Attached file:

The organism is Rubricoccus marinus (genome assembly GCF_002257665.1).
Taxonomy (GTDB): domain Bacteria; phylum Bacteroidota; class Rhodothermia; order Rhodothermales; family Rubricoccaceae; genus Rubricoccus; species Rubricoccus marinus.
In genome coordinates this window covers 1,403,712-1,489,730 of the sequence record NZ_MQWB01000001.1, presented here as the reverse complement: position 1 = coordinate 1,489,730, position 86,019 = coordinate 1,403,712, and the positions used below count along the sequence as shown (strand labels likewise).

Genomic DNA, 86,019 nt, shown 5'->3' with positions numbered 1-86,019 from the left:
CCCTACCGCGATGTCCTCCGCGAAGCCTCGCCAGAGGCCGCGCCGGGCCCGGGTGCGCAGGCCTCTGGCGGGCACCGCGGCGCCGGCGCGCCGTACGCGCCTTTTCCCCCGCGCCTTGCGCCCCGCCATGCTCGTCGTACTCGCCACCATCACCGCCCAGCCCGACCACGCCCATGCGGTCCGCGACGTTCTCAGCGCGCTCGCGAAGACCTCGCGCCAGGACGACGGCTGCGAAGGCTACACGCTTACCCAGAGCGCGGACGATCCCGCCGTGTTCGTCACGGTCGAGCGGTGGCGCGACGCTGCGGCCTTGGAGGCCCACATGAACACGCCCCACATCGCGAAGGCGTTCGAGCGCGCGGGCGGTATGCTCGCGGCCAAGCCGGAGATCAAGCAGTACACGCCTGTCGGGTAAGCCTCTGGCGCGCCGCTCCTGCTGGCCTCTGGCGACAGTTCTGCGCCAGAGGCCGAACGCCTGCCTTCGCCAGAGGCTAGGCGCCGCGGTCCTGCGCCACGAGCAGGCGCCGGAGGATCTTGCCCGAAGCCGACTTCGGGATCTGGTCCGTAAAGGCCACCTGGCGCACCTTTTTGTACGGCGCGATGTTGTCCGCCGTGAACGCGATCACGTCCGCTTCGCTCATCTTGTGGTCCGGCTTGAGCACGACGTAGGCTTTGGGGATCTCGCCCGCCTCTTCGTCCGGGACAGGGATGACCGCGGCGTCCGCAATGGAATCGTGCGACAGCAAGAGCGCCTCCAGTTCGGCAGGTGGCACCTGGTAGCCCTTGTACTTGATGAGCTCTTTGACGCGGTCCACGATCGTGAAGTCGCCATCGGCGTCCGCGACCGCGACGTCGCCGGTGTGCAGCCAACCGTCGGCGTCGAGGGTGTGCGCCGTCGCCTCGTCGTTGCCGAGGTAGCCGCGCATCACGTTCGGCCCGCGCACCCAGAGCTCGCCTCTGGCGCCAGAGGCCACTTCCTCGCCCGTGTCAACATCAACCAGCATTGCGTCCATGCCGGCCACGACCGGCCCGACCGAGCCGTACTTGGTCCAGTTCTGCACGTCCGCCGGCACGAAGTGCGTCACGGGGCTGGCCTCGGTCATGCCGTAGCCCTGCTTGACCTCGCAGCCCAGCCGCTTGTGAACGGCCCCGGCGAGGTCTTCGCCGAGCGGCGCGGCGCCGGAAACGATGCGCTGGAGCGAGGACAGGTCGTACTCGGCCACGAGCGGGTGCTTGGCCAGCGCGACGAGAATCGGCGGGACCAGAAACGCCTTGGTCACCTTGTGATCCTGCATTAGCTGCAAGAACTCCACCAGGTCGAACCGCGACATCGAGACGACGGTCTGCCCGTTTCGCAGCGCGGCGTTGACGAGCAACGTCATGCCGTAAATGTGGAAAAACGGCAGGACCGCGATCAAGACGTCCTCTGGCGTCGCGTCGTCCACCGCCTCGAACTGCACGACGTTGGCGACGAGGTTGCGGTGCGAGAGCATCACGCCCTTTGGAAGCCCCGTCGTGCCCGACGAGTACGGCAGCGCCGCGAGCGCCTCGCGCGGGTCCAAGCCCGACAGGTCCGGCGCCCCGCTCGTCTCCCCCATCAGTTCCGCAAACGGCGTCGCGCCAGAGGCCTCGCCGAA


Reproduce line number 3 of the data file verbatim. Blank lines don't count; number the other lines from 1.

In genome coordinates this window covers 1,403,712-1,489,730 of the sequence record NZ_MQWB01000001.1, presented here as the reverse complement: position 1 = coordinate 1,489,730, position 86,019 = coordinate 1,403,712, and the positions used below count along the sequence as shown (strand labels likewise).